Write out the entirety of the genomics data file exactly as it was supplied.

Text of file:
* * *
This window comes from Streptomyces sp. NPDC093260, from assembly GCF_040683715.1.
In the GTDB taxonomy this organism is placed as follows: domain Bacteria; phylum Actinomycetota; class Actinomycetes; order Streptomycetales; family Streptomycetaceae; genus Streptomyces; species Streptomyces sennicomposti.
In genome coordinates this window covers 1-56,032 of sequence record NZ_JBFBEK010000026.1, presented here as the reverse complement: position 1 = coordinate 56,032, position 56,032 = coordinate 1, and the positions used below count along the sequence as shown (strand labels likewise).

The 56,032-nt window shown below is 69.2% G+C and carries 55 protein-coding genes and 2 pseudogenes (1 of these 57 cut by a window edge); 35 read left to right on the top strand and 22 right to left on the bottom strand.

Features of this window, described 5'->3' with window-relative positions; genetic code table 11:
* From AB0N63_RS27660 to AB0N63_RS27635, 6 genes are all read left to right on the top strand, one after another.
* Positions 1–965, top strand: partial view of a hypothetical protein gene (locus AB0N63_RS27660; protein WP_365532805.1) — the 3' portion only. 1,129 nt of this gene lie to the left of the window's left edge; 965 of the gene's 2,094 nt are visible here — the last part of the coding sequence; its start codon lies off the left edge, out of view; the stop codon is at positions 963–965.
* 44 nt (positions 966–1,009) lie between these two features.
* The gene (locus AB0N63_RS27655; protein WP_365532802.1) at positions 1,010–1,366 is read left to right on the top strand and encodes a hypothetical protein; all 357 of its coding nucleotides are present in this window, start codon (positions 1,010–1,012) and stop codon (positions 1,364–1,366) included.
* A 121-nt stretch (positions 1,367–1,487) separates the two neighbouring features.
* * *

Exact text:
This window comes from Streptomyces sp. NPDC093260, from assembly GCF_040683715.1.
In the GTDB taxonomy this organism is placed as follows: domain Bacteria; phylum Actinomycetota; class Actinomycetes; order Streptomycetales; family Streptomycetaceae; genus Streptomyces; species Streptomyces sennicomposti.
In genome coordinates this window covers 1-56,032 of sequence record NZ_JBFBEK010000026.1, presented here as the reverse complement: position 1 = coordinate 56,032, position 56,032 = coordinate 1, and the positions used below count along the sequence as shown (strand labels likewise).

The 56,032-nt window shown below is 69.2% G+C and carries 55 protein-coding genes and 2 pseudogenes (1 of these 57 cut by a window edge); 35 read left to right on the top strand and 22 right to left on the bottom strand.

Features of this window, described 5'->3' with window-relative positions; genetic code table 11:
* From AB0N63_RS27660 to AB0N63_RS27635, 6 genes are all read left to right on the top strand, one after another.
* Positions 1–965, top strand: partial view of a hypothetical protein gene (locus AB0N63_RS27660; protein WP_365532805.1) — the 3' portion only. 1,129 nt of this gene lie to the left of the window's left edge; 965 of the gene's 2,094 nt are visible here — the last part of the coding sequence; its start codon lies off the left edge, out of view; the stop codon is at positions 963–965.
* 44 nt (positions 966–1,009) lie between these two features.
* The gene (locus AB0N63_RS27655; protein WP_365532802.1) at positions 1,010–1,366 is read left to right on the top strand and encodes a hypothetical protein; all 357 of its coding nucleotides are present in this window, start codon (positions 1,010–1,012) and stop codon (positions 1,364–1,366) included.
* A 121-nt stretch (positions 1,367–1,487) separates the two neighbouring features.